The Movie Waffler New Release Review - WHAT THEY HAD | The Movie Waffler

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New Release Review - WHAT THEY HAD

what they had film review
A daughter struggles to convince her elderly father to check her Alzheimer's-suffering mother into a retirement home.

Review by Eric Hillis

Directed by: Elizabeth Chomko

Starring: Hilary Swank, Michael Shannon, Robert Forster, Blythe Danner, Taissa Farmiga, Josh Lucas

what they had film poster





With its mental illness adjacent plot, What They Had is the sort of film that might be dismissed as a 'Disease of the Week' TV movie that has somehow made its way into cinemas. With its televisual aesthetic and refusal to grapple with its subject in any depth, it's easy to sneer at, but thanks to a strong ensemble cast, writer/director Elizabeth Chomko's family drama makes for a pleasant watch. The question is, should it be?

what they had film review


Robert Forster and Blythe Danner play Norbert and Ruth Everhardt, an aging MidWestern couple whose struggles with the latter's Alzheimer's condition are becoming increasingly difficult. When Norbert wakes one morning to find his wife has disappeared in the midst of a blizzard, he calls his long-suffering, local-based son Nicky (Michael Shannon), who in turn calls his sister Bridget (Hilary Swank) in a desperate plea for help.




Living across the country in California has sheltered Bridget from the harsh realities of her mother's mental health. Arriving in the MidWest with her moody teenage daughter Emma (Taissa Farmiga) in two, Bridget gets a first hand glimpse at the struggles her family have been undergoing in her absence. Nicky has been trying to convince his father to sign Ruth into a retirement home, where she can be looked after by professionals, but Norbert stubbornly refuses. Can Bridget convince him, if she's even convinced it's the right course of action herself?

what they had film review


In recent years, Swank has become very selective in her roles, so much so that you would be forgiven for believing she had retired from acting. As talented an actress as Swank is, I'm not sure she was the best choice for a role which mostly plays to her dramatic strengths but occasionally veers into the sort of awkwardly comic moments that a Sandra Bullock might have been better suited to. A comedic interlude in which Bridget dons her mother's nicest blouse in a cringe-worthy attempt to seduce an old classmate feels like it belongs in a very different movie, but elsewhere Swank reminds us just how watchable she can be. The same goes for Shannon, and the movie is at its most engaging when the two siblings are shooting the breeze together, catching up and playing the blame game at the same time.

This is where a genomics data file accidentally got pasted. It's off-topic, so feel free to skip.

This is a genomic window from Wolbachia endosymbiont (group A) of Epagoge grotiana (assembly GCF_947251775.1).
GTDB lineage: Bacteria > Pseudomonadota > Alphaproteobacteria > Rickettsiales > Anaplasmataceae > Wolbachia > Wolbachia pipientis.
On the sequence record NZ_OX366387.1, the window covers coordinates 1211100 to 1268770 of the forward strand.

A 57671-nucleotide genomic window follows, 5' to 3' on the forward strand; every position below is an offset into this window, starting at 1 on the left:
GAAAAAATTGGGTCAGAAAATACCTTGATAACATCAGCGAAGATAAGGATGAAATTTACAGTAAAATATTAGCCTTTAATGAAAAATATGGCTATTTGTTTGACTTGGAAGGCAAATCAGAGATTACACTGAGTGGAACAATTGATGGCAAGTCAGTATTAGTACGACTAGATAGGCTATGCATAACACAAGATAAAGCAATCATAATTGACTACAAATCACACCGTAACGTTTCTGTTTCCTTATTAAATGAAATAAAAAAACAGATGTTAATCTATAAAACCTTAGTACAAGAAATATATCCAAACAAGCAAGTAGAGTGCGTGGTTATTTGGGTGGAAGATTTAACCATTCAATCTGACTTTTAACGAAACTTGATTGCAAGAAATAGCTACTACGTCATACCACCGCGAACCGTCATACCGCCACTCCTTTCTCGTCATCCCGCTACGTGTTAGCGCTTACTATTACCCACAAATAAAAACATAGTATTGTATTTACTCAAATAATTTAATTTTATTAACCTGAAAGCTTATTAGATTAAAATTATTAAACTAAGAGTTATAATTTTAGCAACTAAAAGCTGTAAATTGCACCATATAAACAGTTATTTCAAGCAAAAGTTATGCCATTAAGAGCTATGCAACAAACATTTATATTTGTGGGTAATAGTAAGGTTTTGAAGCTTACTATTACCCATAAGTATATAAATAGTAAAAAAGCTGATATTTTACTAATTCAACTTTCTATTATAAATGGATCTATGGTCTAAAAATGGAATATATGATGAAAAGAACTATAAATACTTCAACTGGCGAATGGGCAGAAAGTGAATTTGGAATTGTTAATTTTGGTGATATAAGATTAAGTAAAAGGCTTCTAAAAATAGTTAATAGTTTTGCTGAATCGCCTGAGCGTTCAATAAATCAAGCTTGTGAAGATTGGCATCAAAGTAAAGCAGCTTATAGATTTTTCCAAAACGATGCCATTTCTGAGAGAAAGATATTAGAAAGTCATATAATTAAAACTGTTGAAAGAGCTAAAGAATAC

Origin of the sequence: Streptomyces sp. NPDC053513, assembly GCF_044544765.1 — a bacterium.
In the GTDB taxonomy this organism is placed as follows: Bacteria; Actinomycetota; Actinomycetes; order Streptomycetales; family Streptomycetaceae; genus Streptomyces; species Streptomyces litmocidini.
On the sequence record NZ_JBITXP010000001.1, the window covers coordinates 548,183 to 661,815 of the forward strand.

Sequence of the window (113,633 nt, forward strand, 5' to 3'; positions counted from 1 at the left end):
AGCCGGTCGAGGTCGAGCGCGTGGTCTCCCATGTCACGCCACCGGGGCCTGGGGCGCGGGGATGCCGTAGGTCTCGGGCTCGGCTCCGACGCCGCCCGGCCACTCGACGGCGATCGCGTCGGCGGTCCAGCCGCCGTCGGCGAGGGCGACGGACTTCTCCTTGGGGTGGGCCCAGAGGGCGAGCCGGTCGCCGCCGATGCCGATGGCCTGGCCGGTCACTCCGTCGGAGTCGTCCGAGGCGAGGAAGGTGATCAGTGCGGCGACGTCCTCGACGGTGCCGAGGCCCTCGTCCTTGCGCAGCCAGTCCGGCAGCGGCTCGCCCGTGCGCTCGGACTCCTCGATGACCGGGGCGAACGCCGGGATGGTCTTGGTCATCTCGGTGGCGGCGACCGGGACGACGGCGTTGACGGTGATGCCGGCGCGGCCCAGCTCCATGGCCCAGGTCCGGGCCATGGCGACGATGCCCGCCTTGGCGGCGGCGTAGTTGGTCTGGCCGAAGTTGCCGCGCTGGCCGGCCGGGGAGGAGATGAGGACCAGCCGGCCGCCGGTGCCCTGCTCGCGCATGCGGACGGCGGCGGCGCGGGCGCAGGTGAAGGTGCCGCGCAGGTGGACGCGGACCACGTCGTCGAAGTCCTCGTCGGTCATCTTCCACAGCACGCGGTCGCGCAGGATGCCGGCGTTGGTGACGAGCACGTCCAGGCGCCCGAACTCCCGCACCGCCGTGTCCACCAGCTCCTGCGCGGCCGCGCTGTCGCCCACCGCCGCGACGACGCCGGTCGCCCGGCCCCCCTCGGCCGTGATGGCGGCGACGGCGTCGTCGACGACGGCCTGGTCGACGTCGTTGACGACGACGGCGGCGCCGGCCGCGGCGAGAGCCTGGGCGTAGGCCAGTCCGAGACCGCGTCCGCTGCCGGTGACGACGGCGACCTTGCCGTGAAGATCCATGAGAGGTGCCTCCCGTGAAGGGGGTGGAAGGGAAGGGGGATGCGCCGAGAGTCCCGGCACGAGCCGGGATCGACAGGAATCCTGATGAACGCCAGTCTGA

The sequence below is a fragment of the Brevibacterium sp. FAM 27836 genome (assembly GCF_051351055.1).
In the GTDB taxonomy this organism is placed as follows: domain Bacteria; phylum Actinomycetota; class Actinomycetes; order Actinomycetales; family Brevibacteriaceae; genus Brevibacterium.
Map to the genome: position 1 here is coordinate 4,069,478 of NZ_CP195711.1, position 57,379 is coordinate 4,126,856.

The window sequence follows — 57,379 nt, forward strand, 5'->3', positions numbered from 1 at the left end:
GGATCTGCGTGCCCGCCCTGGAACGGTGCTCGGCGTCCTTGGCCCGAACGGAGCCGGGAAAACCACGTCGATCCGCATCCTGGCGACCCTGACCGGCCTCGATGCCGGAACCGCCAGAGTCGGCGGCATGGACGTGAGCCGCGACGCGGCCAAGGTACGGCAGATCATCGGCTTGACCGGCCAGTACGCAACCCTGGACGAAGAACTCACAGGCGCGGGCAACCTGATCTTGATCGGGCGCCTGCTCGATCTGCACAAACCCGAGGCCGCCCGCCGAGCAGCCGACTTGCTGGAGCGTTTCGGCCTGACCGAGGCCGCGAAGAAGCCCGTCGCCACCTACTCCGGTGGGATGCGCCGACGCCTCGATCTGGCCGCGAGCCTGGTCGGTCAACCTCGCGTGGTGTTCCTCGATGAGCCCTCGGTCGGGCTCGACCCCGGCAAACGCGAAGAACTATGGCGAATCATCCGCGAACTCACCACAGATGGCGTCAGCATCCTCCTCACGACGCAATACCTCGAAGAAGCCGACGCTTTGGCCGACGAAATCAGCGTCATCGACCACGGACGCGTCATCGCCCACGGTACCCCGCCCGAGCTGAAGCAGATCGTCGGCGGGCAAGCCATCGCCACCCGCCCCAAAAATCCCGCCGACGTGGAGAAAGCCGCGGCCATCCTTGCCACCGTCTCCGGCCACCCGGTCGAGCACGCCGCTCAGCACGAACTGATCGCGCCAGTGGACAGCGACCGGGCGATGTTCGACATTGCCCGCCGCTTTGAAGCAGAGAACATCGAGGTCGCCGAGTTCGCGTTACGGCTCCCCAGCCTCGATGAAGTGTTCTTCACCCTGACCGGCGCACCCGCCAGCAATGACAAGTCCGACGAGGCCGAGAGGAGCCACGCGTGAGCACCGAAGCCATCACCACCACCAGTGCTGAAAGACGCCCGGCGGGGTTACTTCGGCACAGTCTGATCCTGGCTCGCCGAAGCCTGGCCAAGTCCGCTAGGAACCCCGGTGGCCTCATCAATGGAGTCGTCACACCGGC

So engaging are Forster, Swank and Shannon that it's easy to overlook the elephant in the room. Despite the movie's plot revolving around the mental state of Danner's Ruth, she's sidelined in favour of her family, and What They Had is too often a movie in which people discuss the fate of someone in the next room. It's all a bit 'Does she take sugar?', failing to give Ruth any agency until a late moment where she suddenly becomes improbably cognitive so she can spell out the film's theme in a short saccharine speech.

what they had film review


At one point Ruth walks in on her family as they are embroiled in a heated argument over what's best for her. She's shuffled out of the room while Chomko's camera remains with her bickering family members. A more sensitive drama would have followed Ruth out of the room, perhaps after having entered said room with Ruth in the first place. Had Chomko given the key character in her drama a greater role, rather than dismissing her as simply some sort of unwanted nuisance, What They Had would be an easier recommend. As it is, it's a perfectly pleasing time-passer, but one that does little to further onscreen representations of mental illness.

What They Had is in UK/ROI cinemas March 1st.


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